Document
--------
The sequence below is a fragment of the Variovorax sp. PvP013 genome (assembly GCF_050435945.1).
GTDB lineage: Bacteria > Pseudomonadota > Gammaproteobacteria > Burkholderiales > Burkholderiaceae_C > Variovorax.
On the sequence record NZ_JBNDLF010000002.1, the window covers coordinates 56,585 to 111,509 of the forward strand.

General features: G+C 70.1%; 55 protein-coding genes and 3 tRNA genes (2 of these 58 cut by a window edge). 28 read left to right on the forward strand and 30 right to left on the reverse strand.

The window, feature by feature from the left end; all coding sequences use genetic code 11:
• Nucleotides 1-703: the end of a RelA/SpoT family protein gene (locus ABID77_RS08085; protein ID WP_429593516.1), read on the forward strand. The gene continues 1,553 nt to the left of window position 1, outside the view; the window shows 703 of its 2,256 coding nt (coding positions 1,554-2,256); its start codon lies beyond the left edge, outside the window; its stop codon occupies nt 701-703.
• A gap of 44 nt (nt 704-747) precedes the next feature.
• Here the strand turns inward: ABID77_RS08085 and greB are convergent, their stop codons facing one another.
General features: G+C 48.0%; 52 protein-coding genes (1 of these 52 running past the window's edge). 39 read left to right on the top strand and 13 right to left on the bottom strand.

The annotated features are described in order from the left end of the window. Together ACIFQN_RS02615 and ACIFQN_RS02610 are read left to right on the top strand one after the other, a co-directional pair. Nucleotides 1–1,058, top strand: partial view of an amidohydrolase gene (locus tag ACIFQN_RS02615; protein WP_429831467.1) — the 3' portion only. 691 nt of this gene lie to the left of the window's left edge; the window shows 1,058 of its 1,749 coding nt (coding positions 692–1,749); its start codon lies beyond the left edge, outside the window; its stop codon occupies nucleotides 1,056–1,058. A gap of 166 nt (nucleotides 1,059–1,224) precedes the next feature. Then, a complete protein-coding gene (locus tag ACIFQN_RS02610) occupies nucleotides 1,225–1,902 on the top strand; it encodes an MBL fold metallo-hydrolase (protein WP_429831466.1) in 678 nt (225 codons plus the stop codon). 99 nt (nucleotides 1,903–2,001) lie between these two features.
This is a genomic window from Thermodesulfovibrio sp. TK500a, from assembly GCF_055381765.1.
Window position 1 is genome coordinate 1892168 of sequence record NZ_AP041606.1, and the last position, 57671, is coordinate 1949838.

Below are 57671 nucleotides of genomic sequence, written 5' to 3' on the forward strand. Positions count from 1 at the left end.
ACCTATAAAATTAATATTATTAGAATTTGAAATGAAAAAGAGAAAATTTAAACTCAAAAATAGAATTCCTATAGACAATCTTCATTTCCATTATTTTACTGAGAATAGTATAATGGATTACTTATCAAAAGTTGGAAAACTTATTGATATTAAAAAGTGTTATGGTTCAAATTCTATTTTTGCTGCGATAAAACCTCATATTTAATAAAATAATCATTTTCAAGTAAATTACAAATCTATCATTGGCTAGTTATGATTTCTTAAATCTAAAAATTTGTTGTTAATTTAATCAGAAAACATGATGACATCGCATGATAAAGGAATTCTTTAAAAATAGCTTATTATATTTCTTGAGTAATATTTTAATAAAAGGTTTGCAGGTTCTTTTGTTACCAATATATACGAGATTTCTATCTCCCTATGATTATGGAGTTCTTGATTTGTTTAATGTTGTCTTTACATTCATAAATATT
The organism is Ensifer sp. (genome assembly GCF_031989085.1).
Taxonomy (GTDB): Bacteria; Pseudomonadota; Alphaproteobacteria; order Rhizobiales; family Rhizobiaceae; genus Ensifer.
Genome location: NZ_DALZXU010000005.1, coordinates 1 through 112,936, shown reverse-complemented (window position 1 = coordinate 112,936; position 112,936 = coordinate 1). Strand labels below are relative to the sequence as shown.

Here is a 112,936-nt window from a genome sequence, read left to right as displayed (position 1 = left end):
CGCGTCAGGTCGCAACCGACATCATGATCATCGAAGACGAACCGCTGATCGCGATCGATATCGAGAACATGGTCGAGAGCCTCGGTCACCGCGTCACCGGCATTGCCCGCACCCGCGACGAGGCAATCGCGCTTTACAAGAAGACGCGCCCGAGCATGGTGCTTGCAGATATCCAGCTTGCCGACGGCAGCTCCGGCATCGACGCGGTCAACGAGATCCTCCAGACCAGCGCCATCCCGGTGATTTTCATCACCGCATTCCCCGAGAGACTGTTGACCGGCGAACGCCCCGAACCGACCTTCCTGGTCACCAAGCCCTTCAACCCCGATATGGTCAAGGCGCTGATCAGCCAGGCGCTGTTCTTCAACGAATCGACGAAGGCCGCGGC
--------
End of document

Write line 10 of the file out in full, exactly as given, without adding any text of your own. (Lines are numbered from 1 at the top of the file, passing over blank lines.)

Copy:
The annotated features are described in order from the left end of the window. Together ACIFQN_RS02615 and ACIFQN_RS02610 are read left to right on the top strand one after the other, a co-directional pair. Nucleotides 1–1,058, top strand: partial view of an amidohydrolase gene (locus tag ACIFQN_RS02615; protein WP_429831467.1) — the 3' portion only. 691 nt of this gene lie to the left of the window's left edge; the window shows 1,058 of its 1,749 coding nt (coding positions 692–1,749); its start codon lies beyond the left edge, outside the window; its stop codon occupies nucleotides 1,056–1,058. A gap of 166 nt (nucleotides 1,059–1,224) precedes the next feature. Then, a complete protein-coding gene (locus tag ACIFQN_RS02610) occupies nucleotides 1,225–1,902 on the top strand; it encodes an MBL fold metallo-hydrolase (protein WP_429831466.1) in 678 nt (225 codons plus the stop codon). 99 nt (nucleotides 1,903–2,001) lie between these two features.